In 1948, the southern Dixiecrats walked out of the Democratic National Convention following the adoption of a civil rights plank in the party platform, and the nomination of Harry Truman for the presidency. The loss of the Solid South, which had provided the support for Franklin D. Roosevelt’s New Deal, would follow roughly two decades later. The southern realignment followed a classic divide in left wing American politics between labor and social progressivism.
While the modern Democratic Party has encompassed both of these forces, and today, the split is less apparent—even nonexistent for many millennials—it is playing out in the presidential primary race between former Secretary of State Hillary Clinton and Vermont Senator Bernie Sanders. Clinton has wrapped herself in the mantle of social liberalism while largely ignoring economic progressivism, and Sanders has embraced both with a heavy emphasis on the latter.
The classic fault lines may soon re-emerge in their full glory as Hillary Clinton and Donald J. Trump edge closer to winning their respective nominations. A recent survey found that 33 percent of Sanders’ supporters will not vote for Clinton in a general election—and many would defect to Trump—which means we may see something similar to the realignment of the South: the realignment of economic progressives.
Realignments, or voter shifts that change the political landscape, occur when there is a general discontent among the population that is unaddressed. The last realignment was the southern switch from blue to red, and now we’re on the cusp of another. The biggest issues of the day is the corrupting influence of money in politics and our rigged economy; they were the basis for the astro-turf Tea Party as well as the grassroots Occupy Movement.
Hillary Clinton is only starting to adopt the rhetoric of the new progressive movement, and it is clear to many that it is not where her heart is. Considering how much Citizens United and private election funding has helped her towards securing the nomination (83 percent of the former Secretary’s campaign funding comes from large donors, and her campaign coordinates directly with a superPAC that raises money from Wall Street and big industry), it is unlikely this talk is sincere—meaning that if Clinton wins, the Democratic Party will not adequately address today’s biggest issues.
At the same time, there is no question the Republican Party is undergoing a change. In recent years it has been taken over by the far right, which Donald Trump capitalized on by campaigning on a radically bigoted platform. However, as William Greider of The Nation points out in a fantastic article titled “How Donald Trump Could Beat Hillary Clinton,” his message may change for the general election. He could defeat the former Secretary by running to her right socially, but her left economically.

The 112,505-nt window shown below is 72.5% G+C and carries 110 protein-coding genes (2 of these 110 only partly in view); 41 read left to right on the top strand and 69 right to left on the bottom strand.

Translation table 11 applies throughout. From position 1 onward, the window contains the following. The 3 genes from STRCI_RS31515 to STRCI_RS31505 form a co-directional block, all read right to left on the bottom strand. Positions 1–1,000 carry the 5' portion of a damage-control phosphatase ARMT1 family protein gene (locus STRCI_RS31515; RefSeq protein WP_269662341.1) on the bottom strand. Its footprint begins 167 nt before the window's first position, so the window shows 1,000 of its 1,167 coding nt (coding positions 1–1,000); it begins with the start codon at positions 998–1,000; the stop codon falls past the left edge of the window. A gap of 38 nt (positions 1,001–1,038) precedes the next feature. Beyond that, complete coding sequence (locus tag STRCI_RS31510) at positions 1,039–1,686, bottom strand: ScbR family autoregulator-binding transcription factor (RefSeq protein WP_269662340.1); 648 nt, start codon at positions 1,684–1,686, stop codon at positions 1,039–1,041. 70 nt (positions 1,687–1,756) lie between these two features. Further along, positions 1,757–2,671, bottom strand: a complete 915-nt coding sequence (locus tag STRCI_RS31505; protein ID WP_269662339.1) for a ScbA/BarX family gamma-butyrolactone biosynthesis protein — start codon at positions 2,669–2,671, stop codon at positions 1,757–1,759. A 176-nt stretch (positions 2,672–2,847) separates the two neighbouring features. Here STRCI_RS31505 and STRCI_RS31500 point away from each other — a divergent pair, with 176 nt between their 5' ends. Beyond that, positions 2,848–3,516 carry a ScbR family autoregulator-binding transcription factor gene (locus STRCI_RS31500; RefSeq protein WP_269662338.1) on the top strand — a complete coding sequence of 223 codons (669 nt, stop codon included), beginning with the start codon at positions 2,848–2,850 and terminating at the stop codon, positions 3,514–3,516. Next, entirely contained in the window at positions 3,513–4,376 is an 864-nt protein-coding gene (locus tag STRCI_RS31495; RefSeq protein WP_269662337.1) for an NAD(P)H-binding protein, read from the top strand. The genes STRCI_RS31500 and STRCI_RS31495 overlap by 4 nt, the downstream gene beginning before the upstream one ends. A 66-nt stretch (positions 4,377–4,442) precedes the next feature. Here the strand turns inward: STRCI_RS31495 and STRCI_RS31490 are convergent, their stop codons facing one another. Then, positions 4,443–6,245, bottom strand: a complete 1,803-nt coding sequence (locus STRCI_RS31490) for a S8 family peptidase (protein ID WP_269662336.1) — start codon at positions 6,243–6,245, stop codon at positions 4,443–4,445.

Though his current platform is typically Republican, featuring tax cuts at the top, deregulation, and hard lines on immigration and foreign policy, Mr. Trump has already indicated an affection for the economic populist rhetoric Bernie Sanders has espoused—himself talking about taxing “hedge fund guys” their fair share, allowing the government to negotiate drug prices with private companies, not taking money from corporate interests (though he is a corporate interest), and railing against bad free trade agreements.
If Trump capitalizes on Bernie’s progressive movement more than Clinton does, he could successfully pick up those voters Clinton would lose. In the process, he could save the Republican Party by transforming it. Trump is better positioned to accomplish this feat considering his outsider status, and how much Hillary has turned Bernie’s voters off with her record, her ties to big business, her reliance on Wall Street, the DNC, and the media in this primary, and her patronizing rhetoric aimed at millennials.
In this scenario, the Democratic Party would become a union of corporate interests and holdout single-issue social progressives, while the GOP would become the party of Bernie Sanders supporters, blue collar Americans, and the racist Tea Party. Over time, the Tea Party would likely fade into the fringe.
This is a kind of Bizarro reality I find myself writing about—one that I would have never even considered if you told me about it a year ago. In November 2012, I predicted a realignment that would take on a less dramatic appearance—and that prediction could still hold true. However, with the rise of the political outsiders and the unique demand for change on the left (following Occupy), on the right (following the presidency of America’s first black president), and all over America due to the economic recession, we may see a complete change in both parties.
Of course, there are other possibilities too. American politics is anything but static. If Clinton and Trump win their nominations, a lot could happen. There’s a possibility that Trump’s extreme rhetoric and inexperience will frighten enough Sanders supporters to vote Democratic down the line to propel Hillary to victory in November.
In that scenario, the big hold up is 2020—a Census year with a high chance of Supreme Court turnover. Democrats must win, but the deck is stacked against them. The last time we had two consecutive two-term presidents from the same party was Madison to Monroe. In other words, it has never happened in our modern party system. A presidential loss in four years does not bode well for the Democrats’ prospects in state elections or Congress. However, this too could change if Bernie’s supporters hold Clinton’s feet to the fire, elect progressives like Tim Canova to Congress, and she responds well to the political pressure.
And then, there’s still the chance that Sanders will win the nomination. No matter what happens, one thing is clear: progressives will determine the future of America’s political parties. They just have to own the moment.